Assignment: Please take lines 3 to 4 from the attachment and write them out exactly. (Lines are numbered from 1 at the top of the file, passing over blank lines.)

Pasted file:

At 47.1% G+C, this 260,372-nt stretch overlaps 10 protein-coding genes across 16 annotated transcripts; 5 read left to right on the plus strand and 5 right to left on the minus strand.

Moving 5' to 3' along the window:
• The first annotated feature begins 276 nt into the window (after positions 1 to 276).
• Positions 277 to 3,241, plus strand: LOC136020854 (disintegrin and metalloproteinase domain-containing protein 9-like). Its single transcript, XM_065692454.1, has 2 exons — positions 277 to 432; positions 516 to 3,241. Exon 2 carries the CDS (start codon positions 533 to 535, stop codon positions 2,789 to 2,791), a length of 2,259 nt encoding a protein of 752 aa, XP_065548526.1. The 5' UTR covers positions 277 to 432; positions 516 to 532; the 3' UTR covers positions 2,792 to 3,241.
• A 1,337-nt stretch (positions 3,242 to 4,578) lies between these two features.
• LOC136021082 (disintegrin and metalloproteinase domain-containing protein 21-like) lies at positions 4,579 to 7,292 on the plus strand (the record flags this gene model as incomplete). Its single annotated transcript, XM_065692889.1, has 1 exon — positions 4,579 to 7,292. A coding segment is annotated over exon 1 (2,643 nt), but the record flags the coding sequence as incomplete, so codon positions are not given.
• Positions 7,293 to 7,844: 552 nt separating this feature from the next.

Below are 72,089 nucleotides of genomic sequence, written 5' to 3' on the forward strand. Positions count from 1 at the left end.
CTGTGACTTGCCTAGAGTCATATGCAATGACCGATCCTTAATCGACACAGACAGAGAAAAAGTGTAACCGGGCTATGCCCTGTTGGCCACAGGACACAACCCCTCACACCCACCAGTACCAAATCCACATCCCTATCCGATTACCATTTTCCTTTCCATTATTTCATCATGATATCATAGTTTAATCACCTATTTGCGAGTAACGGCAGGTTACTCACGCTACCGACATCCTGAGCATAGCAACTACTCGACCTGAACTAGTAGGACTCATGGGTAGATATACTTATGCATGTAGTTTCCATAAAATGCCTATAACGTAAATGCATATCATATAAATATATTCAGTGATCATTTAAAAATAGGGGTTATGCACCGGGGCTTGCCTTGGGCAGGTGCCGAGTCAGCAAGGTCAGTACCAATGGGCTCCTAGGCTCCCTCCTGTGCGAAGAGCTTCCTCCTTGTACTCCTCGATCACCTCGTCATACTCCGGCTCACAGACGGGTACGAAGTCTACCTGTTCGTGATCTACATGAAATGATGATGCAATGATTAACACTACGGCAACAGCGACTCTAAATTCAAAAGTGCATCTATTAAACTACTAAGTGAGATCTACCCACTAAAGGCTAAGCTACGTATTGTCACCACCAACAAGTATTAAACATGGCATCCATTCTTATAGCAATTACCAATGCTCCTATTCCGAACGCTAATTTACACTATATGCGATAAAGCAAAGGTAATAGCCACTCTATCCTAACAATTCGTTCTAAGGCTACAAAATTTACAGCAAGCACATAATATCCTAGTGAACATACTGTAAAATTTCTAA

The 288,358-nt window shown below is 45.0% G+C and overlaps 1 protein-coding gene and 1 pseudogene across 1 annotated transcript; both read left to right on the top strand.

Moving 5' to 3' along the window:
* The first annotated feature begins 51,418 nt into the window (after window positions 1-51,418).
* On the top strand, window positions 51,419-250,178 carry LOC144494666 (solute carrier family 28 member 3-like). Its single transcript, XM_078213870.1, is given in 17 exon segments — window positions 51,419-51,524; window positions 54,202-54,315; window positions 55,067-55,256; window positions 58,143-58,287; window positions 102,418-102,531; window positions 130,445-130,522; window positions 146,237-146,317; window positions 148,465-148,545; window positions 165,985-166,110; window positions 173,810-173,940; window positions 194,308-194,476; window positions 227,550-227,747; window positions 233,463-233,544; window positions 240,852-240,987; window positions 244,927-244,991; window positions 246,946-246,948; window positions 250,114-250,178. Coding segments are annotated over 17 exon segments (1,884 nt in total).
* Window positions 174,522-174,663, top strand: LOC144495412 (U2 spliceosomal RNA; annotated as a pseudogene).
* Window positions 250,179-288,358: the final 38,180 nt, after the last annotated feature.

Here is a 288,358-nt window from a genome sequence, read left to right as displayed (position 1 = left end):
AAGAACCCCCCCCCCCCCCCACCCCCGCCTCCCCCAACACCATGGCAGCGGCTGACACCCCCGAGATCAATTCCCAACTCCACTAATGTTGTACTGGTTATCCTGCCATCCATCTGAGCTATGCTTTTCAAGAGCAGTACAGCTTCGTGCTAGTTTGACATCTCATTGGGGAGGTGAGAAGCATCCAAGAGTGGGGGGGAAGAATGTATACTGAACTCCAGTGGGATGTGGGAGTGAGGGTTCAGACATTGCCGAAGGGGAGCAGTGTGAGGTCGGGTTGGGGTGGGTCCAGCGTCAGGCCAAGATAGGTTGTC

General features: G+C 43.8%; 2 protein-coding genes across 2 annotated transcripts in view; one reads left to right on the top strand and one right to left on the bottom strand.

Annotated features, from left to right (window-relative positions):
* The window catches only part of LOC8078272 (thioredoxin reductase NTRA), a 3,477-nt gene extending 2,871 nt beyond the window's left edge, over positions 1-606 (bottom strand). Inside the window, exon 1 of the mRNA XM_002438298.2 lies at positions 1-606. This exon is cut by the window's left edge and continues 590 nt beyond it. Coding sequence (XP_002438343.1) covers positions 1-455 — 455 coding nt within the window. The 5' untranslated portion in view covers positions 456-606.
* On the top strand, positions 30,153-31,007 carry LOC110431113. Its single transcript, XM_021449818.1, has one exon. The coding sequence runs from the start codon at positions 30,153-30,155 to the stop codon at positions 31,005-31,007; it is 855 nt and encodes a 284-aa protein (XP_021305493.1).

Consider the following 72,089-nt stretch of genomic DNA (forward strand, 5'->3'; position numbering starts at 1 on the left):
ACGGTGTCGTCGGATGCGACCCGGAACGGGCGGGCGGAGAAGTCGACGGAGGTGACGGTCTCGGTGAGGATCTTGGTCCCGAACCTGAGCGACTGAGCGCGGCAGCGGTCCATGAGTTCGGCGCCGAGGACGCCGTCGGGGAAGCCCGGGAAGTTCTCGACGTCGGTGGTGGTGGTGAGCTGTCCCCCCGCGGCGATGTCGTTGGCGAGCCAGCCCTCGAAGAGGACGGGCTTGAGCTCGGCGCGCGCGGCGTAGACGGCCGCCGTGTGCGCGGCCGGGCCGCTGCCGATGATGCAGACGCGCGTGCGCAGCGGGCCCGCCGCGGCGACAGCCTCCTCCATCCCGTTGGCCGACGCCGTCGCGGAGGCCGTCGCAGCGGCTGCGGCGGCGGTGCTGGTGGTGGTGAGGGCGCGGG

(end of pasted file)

• The first annotated feature begins 276 nt into the window (after positions 1 to 276).
• Positions 277 to 3,241, plus strand: LOC136020854 (disintegrin and metalloproteinase domain-containing protein 9-like). Its single transcript, XM_065692454.1, has 2 exons — positions 277 to 432; positions 516 to 3,241. Exon 2 carries the CDS (start codon positions 533 to 535, stop codon positions 2,789 to 2,791), a length of 2,259 nt encoding a protein of 752 aa, XP_065548526.1. The 5' UTR covers positions 277 to 432; positions 516 to 532; the 3' UTR covers positions 2,792 to 3,241.